Clear


Clear
Clear Clear, v. t. [imp. & p. p. {Cleared}; p. pr. & vb. n. {Clearing}.] 1. To render bright, transparent, or undimmed; to free from clouds. [1913 Webster]

He sweeps the skies and clears the cloudy north. --Dryden. [1913 Webster]

2. To free from impurities; to clarify; to cleanse. [1913 Webster]

3. To free from obscurity or ambiguity; to relive of perplexity; to make perspicuous. [1913 Webster]

Many knotty points there are Which all discuss, but few can clear. --Prior. [1913 Webster]

4. To render more quick or acute, as the understanding; to make perspicacious. [1913 Webster]

Our common prints would clear up their understandings. --Addison [1913 Webster]

5. To free from impediment or incumbrance, from defilement, or from anything injurious, useless, or offensive; as, to clear land of trees or brushwood, or from stones; to clear the sight or the voice; to clear one's self from debt; -- often used with of, off, away, or out. [1913 Webster]

Clear your mind of cant. --Dr. Johnson. [1913 Webster]

A statue lies hid in a block of marble; and the art of the statuary only clears away the superfluous matter. --Addison. [1913 Webster]

6. To free from the imputation of guilt; to justify, vindicate, or acquit; -- often used with from before the thing imputed. [1913 Webster]

I . . . am sure he will clear me from partiality. --Dryden. [1913 Webster]

How! wouldst thou clear rebellion? --Addison. [1913 Webster]

7. To leap or pass by, or over, without touching or failure; as, to clear a hedge; to clear a reef. [1913 Webster]

8. To gain without deduction; to net. [1913 Webster]

The profit which she cleared on the cargo. --Macaulay. [1913 Webster]

{To clear a ship at the customhouse}, to exhibit the documents required by law, give bonds, or perform other acts requisite, and procure a permission to sail, and such papers as the law requires.

{To clear a ship for action}, or {To clear for action} (Naut.), to remove incumbrances from the decks, and prepare for an engagement.

{To clear the land} (Naut.), to gain such a distance from shore as to have sea room, and be out of danger from the land.

{To clear hawse} (Naut.), to disentangle the cables when twisted.

{To clear up}, to explain; to dispel, as doubts, cares or fears. [1913 Webster]


The Collaborative International Dictionary of English. 2000.

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  • clear — [klir] adj. [ME cler < OFr < L clarus, orig., clear sounding, hence clear, bright: for IE base see CLAMOR] 1. free from clouds or mist; bright; light [a clear day] 2. free from cloudiness, muddiness, etc.; transparent or pure; not turbid [a …   English World dictionary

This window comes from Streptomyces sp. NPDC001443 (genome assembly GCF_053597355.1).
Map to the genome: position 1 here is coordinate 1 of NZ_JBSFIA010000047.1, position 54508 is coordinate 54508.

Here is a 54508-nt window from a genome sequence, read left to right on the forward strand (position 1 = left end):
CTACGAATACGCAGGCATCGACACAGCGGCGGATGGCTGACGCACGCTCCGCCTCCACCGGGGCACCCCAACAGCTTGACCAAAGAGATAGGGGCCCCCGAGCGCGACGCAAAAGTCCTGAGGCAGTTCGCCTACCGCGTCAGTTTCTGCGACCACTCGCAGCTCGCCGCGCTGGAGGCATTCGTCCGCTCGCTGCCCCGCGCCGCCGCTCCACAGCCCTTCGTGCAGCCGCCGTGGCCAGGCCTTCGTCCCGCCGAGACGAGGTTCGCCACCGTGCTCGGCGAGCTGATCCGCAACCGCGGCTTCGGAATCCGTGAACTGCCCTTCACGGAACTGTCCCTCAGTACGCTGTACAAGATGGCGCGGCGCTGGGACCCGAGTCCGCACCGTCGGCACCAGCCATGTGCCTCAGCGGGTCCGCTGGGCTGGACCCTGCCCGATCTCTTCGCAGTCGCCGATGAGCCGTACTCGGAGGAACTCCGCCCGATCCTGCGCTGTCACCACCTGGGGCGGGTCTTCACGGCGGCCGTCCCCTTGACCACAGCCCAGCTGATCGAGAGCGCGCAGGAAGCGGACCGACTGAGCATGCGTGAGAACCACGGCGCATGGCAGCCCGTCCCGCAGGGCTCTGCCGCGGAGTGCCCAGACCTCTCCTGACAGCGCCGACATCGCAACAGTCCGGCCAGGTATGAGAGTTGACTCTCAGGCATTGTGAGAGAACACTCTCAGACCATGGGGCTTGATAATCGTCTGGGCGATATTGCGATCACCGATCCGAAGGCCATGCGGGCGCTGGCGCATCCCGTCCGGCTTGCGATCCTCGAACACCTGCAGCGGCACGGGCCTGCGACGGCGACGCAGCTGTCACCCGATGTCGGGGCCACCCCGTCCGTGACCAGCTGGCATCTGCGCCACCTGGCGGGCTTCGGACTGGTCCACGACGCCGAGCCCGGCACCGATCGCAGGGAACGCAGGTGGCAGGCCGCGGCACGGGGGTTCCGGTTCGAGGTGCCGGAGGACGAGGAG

• Clear — (kl[=e]r), a. [Compar. {Clearer} ( [ e]r); superl. {Clearest}.] [OE. cler, cleer, OF. cler, F. clair, fr.L. clarus, clear, bright, loud, distinct, renowned; perh. akin to L. clamare to call, E. claim. Cf. {Chanticleer}, {Clairvoyant}, {Claret},… …   The Collaborative International Dictionary of English

  • Clear — may refer to: Contents 1 Music 2 Business 3 Technology 4 …   Wikipedia

  • clear — adj 1: unencumbered by outstanding claims or interests a search showed the title was clear 2: free from doubt or ambiguity Merriam Webster’s Dictionary of Law. Merriam Webster. 1996 …   Law dictionary

  • clear — adj 1 Clear, transparent, translucent, lucid, pellucid, diaphanous, limpid are comparable when they mean having the property of being literally or figuratively seen through. Something is clear which is free from all such impediments to the vision …   New Dictionary of Synonyms

  • clear — ► ADJECTIVE 1) easy to perceive or understand. 2) leaving or feeling no doubt. 3) transparent; unclouded. 4) free of obstructions or unwanted objects. 5) (of a period of time) free of commitments. 6) free from disease, contamination, or guilt. 7) …   English terms dictionary

  • clear — [adj1] cloudless, bright clarion, crystal, fair, fine, halcyon, light, luminous, pleasant, rainless, shining, shiny, sunny, sunshiny, unclouded, undarkened, undimmed; concepts 525,617,627 Ant. cloudy, dark, dim, dull, fuzzy, gloomy, shadowy,… …   New thesaurus

  • clear — clear; clear·age; clear·ance; clear·ly; clear·ness; clear·starch; un·clear; clear·cole; clear·er; clear·head·ed·ly; un·clear·ly; un·clear·ness; …   English syllables

  • clear — clear, clearly The grammatical situation is similar to that in the preceding entry, with clear available as an adverb in two principal meanings, (1) ‘completely’ (They got clear away), (2) ‘in a clear manner, with clear effect’ (They spoke out… …   Modern English usage

  • clear up — {v.} 1. To make plain or clear; explain; solve. * /The teacher cleared up the harder parts of the story./ * /Maybe we can clear up your problem./ 2. To become clear. * /The weather cleared up after the storm./ 3. To cure. * /The pills cleared up… …   Dictionary of American idioms